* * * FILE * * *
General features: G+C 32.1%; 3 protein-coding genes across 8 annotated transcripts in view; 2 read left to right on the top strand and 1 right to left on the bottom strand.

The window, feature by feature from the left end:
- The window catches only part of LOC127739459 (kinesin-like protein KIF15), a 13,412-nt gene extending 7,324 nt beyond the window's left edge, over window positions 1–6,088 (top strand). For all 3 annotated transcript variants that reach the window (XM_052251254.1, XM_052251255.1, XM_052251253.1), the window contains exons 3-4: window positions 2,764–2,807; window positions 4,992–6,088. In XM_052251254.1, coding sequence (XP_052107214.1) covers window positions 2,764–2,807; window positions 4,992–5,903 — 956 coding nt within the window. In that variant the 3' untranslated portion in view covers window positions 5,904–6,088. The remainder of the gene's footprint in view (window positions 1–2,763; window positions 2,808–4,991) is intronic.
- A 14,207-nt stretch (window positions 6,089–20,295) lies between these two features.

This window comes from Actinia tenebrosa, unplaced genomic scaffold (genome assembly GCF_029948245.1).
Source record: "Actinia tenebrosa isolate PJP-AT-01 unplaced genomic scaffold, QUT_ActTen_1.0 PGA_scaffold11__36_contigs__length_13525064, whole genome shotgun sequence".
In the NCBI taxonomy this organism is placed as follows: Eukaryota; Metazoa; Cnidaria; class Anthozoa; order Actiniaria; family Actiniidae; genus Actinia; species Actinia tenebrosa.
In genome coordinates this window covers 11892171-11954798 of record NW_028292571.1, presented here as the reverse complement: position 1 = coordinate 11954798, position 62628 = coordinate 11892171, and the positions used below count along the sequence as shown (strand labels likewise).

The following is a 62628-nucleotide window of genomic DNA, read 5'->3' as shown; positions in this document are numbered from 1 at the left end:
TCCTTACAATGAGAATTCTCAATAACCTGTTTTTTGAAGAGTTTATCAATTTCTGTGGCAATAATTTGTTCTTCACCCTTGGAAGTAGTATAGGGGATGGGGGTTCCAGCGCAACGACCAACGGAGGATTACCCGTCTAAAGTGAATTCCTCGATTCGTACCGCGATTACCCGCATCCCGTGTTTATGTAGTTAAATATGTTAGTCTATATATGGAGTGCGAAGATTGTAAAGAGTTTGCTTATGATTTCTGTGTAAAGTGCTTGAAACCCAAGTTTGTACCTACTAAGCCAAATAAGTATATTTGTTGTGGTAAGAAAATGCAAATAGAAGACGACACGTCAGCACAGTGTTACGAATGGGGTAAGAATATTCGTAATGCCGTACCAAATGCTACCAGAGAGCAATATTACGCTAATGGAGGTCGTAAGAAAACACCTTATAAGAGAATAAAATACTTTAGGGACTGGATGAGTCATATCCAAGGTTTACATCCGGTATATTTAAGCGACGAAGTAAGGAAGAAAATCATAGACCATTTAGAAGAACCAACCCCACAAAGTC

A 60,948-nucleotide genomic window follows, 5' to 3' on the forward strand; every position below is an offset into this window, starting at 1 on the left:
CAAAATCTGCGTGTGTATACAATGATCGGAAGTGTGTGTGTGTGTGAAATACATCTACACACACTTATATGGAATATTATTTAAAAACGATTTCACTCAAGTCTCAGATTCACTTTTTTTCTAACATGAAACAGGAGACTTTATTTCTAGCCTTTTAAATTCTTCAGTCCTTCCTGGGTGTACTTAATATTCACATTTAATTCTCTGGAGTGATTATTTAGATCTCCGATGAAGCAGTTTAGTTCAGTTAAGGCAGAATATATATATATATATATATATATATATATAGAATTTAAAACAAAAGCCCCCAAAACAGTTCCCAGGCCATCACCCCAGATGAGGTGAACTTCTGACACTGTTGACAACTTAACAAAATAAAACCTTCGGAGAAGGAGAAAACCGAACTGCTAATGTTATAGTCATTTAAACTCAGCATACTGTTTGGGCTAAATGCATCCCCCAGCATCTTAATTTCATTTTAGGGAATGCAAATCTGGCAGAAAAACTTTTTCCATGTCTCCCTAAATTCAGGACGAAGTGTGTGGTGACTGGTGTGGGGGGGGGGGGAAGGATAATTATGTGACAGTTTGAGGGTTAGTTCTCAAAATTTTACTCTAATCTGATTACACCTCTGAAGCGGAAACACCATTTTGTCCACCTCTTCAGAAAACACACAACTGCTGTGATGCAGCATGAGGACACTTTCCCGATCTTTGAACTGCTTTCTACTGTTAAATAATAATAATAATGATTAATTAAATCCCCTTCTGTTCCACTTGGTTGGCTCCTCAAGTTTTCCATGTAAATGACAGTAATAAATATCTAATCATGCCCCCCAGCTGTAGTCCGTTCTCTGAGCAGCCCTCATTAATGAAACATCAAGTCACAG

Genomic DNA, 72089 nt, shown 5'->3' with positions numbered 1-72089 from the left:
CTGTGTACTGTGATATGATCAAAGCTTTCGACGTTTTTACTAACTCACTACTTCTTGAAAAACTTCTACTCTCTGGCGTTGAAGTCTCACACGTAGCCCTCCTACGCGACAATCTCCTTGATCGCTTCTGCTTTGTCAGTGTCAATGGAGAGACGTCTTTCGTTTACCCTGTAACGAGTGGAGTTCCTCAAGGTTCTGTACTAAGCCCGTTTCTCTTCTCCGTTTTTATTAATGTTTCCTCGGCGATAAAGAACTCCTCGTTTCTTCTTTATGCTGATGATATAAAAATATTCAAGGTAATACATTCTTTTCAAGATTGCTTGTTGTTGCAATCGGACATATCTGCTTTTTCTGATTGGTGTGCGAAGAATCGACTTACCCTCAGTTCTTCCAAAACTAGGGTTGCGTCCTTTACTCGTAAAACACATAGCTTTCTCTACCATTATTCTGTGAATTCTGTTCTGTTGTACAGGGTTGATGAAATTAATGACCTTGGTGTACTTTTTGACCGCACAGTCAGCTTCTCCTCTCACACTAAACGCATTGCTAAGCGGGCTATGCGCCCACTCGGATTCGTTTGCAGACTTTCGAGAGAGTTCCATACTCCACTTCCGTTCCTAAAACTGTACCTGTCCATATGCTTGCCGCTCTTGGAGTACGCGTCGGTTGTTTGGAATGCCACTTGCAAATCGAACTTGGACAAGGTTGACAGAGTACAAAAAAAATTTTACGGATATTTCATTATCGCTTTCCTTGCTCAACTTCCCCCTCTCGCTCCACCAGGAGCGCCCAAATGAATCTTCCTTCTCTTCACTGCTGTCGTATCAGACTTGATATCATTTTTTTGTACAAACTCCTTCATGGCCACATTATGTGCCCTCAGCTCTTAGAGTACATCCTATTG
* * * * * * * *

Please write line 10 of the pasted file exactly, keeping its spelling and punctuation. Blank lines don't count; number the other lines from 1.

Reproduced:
TCCTTACAATGAGAATTCTCAATAACCTGTTTTTTGAAGAGTTTATCAATTTCTGTGGCAATAATTTGTTCTTCACCCTTGGAAGTAGTATAGGGGATGGGGGTTCCAGCGCAACGACCAACGGAGGATTACCCGTCTAAAGTGAATTCCTCGATTCGTACCGCGATTACCCGCATCCCGTGTTTATGTAGTTAAATATGTTAGTCTATATATGGAGTGCGAAGATTGTAAAGAGTTTGCTTATGATTTCTGTGTAAAGTGCTTGAAACCCAAGTTTGTACCTACTAAGCCAAATAAGTATATTTGTTGTGGTAAGAAAATGCAAATAGAAGACGACACGTCAGCACAGTGTTACGAATGGGGTAAGAATATTCGTAATGCCGTACCAAATGCTACCAGAGAGCAATATTACGCTAATGGAGGTCGTAAGAAAACACCTTATAAGAGAATAAAATACTTTAGGGACTGGATGAGTCATATCCAAGGTTTACATCCGGTATATTTAAGCGACGAAGTAAGGAAGAAAATCATAGACCATTTAGAAGAACCAACCCCACAAAGTC